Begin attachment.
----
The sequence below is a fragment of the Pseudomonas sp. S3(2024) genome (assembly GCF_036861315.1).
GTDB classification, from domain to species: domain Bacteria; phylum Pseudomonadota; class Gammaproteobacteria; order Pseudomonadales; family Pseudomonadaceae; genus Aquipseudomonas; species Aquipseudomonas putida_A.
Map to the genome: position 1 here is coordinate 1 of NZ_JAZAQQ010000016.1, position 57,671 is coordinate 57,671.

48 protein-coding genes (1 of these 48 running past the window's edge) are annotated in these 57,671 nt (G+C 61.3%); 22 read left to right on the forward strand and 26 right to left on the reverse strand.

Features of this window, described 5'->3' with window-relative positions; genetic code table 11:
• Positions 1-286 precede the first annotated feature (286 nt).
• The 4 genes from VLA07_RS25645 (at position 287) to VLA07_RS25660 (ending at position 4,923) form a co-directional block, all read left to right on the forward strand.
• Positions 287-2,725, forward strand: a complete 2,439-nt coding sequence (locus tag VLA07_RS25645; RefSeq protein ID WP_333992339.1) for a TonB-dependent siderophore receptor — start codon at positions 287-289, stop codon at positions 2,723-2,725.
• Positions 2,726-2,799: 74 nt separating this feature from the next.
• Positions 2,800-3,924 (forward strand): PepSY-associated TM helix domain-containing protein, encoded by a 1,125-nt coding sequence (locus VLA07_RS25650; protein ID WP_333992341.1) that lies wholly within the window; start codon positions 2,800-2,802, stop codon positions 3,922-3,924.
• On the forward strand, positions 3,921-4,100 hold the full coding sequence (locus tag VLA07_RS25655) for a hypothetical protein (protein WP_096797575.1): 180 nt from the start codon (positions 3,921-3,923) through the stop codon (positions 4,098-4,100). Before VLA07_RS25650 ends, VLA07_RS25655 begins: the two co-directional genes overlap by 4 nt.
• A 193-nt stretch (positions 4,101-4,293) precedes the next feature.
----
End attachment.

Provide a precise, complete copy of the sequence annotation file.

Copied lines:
The sequence below is a fragment of the Pseudomonas sp. S3(2024) genome (assembly GCF_036861315.1).
GTDB classification, from domain to species: domain Bacteria; phylum Pseudomonadota; class Gammaproteobacteria; order Pseudomonadales; family Pseudomonadaceae; genus Aquipseudomonas; species Aquipseudomonas putida_A.
Map to the genome: position 1 here is coordinate 1 of NZ_JAZAQQ010000016.1, position 57,671 is coordinate 57,671.

48 protein-coding genes (1 of these 48 running past the window's edge) are annotated in these 57,671 nt (G+C 61.3%); 22 read left to right on the forward strand and 26 right to left on the reverse strand.

Features of this window, described 5'->3' with window-relative positions; genetic code table 11:
• Positions 1-286 precede the first annotated feature (286 nt).
• The 4 genes from VLA07_RS25645 (at position 287) to VLA07_RS25660 (ending at position 4,923) form a co-directional block, all read left to right on the forward strand.
• Positions 287-2,725, forward strand: a complete 2,439-nt coding sequence (locus tag VLA07_RS25645; RefSeq protein ID WP_333992339.1) for a TonB-dependent siderophore receptor — start codon at positions 287-289, stop codon at positions 2,723-2,725.
• Positions 2,726-2,799: 74 nt separating this feature from the next.
• Positions 2,800-3,924 (forward strand): PepSY-associated TM helix domain-containing protein, encoded by a 1,125-nt coding sequence (locus VLA07_RS25650; protein ID WP_333992341.1) that lies wholly within the window; start codon positions 2,800-2,802, stop codon positions 3,922-3,924.
• On the forward strand, positions 3,921-4,100 hold the full coding sequence (locus tag VLA07_RS25655) for a hypothetical protein (protein WP_096797575.1): 180 nt from the start codon (positions 3,921-3,923) through the stop codon (positions 4,098-4,100). Before VLA07_RS25650 ends, VLA07_RS25655 begins: the two co-directional genes overlap by 4 nt.
• A 193-nt stretch (positions 4,101-4,293) precedes the next feature.